Drinking alcohol can be an enjoyable social experience: If it wasn’t enjoyable on at least some levels then it wouldn’t be such a popular pastime!  Research shows that each American drinks an average of 556 drinks every year [1] and whilst obviously some people will drink much more and some people will drink much less, it still shows that we are a nation who regularly consume excessive amounts of alcohol. The health benefits of regularly consuming very small amounts of alcohol are widely reported in the press [2], and it is true that drinking very small amounts of alcohol can be beneficial for your heart health and your blood pressure however the negative aspects of regularly consuming large amounts of alcohol are much more dangerous and by far outweigh any positives. In fact, giving alcohol up for good is much more beneficial for your health than drinking it: this is doubly true if you are regularly drinking more than the recommended daily alcohol allowance.

A Focus on Health

The health benefits of giving up alcohol for good are monumental. Drinking regularly can cause unwanted side effects such as indigestion, upset stomachs, and regular headaches.[3] After just a week or two without that regular alcohol ingestion though you will find that these symptoms disappear and that you feel fresher, happier and healthier. Regular alcohol consumption can also interfere with your sleeping patterns, causing your sleep to be disturbed. This can leave you feeling tired and lacking energy during your day to day tasks: again, something you will find that quickly changes once you give up alcohol for good. These short term health benefits of giving up alcohol are also accompanied by many long term benefits too. Cutting back on the amount of alcohol you drink (or better still, giving it up completely) will lower your risks of developing several serious and life threatening diseases, such as live disease, cancer, stroke, and even heart disease. Your liver health in particular [4] will benefit from giving up alcohol completely, and you will find that both your liver fat and levels of blood glucose levels will drop. Whilst an occasional glass of red wine may well be good for your heart, you’ll find that the benefits of giving up alcohol completely are far greater. If you are alcohol dependent, or are aware that you regularly drink more than you should then this is especially true, and giving up alcohol is far more favorable than regularly consuming more than you should.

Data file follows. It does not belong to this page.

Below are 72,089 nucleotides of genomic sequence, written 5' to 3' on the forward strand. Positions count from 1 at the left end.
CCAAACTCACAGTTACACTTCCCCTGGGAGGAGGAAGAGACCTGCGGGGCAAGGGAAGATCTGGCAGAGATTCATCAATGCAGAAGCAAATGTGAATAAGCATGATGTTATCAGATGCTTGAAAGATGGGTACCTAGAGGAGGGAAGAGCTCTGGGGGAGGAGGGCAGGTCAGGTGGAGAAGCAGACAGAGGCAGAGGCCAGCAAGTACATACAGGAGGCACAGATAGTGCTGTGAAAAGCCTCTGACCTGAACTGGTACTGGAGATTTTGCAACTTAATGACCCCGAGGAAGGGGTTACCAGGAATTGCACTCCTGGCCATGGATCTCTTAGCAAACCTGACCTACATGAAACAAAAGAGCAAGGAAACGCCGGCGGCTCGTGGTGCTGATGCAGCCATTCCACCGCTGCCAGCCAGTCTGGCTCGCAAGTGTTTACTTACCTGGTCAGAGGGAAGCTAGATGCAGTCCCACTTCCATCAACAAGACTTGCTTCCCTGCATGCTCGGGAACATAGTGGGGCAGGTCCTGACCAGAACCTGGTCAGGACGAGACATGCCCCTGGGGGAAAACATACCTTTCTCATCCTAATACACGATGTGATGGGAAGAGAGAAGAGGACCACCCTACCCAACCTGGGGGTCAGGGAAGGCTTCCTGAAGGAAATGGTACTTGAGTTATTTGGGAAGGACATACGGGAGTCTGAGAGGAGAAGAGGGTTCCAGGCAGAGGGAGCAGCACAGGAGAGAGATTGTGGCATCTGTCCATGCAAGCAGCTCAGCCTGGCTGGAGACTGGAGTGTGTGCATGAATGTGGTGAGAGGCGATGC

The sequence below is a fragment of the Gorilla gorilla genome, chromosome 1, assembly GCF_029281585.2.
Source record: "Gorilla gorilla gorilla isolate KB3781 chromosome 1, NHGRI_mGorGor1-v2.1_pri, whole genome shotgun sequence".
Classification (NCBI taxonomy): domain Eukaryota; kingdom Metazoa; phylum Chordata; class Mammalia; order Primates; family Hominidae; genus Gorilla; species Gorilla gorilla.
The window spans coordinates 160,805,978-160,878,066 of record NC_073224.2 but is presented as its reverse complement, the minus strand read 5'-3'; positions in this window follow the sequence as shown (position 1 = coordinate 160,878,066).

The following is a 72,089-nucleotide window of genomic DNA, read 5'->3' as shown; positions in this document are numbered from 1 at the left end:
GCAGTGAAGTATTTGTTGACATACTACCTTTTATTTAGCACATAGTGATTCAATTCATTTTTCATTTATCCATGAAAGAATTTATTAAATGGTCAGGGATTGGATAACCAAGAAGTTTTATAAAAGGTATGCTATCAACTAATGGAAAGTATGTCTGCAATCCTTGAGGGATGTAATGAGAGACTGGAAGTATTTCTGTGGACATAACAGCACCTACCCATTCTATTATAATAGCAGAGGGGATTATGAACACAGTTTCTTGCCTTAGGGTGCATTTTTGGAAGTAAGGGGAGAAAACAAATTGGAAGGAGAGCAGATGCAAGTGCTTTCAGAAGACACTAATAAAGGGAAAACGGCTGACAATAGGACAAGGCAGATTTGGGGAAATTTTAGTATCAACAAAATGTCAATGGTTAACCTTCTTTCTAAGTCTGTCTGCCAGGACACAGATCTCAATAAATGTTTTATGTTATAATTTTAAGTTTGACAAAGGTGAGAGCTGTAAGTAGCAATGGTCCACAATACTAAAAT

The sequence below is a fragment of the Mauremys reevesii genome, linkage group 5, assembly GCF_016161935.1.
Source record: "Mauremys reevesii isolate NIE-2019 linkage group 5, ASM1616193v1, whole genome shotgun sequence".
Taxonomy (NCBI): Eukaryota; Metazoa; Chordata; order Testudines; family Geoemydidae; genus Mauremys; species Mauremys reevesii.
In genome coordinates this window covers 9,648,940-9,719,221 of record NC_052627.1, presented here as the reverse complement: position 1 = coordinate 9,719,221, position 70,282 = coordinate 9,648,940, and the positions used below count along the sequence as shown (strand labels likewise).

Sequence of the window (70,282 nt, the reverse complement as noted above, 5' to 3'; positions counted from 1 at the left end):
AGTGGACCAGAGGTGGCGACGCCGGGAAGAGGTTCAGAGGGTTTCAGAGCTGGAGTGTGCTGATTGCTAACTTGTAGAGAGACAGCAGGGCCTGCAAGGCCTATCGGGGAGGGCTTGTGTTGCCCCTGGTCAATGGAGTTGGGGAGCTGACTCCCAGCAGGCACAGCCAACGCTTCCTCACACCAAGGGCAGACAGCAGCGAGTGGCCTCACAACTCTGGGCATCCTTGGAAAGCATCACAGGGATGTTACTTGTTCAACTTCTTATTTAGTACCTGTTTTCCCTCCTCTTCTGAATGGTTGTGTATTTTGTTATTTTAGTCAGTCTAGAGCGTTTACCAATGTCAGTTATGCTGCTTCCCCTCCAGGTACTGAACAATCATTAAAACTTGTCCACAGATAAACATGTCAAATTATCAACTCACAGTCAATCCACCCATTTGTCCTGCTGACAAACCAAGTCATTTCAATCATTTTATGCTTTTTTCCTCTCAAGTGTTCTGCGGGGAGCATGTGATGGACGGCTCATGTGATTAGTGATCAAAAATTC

Unexpected Benefits

As well as the health benefits of giving up alcohol, you will also find that there are several unexpected financial and social benefits too.[5] You will immediately find that you are saving a lot of money, and you will be able to use that for something constructive such as clearing any debts, making a down payment on your own home or simply taking a long overdue vacation. Many alcoholics or regular heavy drinkers don’t really realize quite how much money they are spending on alcohol: when you are drunk you may keep ordering drinks, or leave your credit card behind the bar and spend much more money than you can afford. Just a month or two off the booze and you will quickly see that unspent cash accumulate. Drinkers and alcoholics often assume that they need alcohol to have a good time, and their social lives often revolve around their local bars and clubs. However another benefit of giving up the booze will actually be the effect on your social life, which you are likely to see improve. You’ll make new sober friends (either through your rehab program or in your local AA meeting) and will enjoy trying your hand at new activities that don’t revolve around beer: why not take up a new active hobby that you’ve never tried before?

Giving up alcohol has so many incredible benefits and every aspect of your life will be positively affected by choosing to remove the booze. Why not try it for yourself and see how wonderful your alcohol free life could be?

Post written by:  Anne Fielding


Additional Reading

[1] “How normal is your drinking? Navigating the alcohol consumption curve”, Slate 

[2] “Alcohol: Balancing the risks and the benefits”, Harvard School of Public Health

[3] “Take a break from alcohol”, Drink Aware

[4] “Our Liver vacation: Is a dry January really worth it?”, New Scientist 

[5] “5 Unexpected Benefits of Sobriety” 

Blackouts – Are They Real or Just an Excuse? –

How many times have you found yourself uttering incredulous gasps, “What do you mean you don’t remember?” or engaging in an argument with someone you care about because of something they said or did while they were drunk? Have you ever had them just stare at you, stone faced, as if to challenge your recollection and/or flip it around to somehow being “your fault,” something you’d simply dreamed up or were blowing all out of proportion?

Surprisingly, perhaps, your loved one might incapable of remembering their behaviors while intoxicated – even if they were fully “there,” (meaning not passed out but still standing, talking, doing ‘stuff’). This is because they’ve likely experienced an alcohol-induced blackout.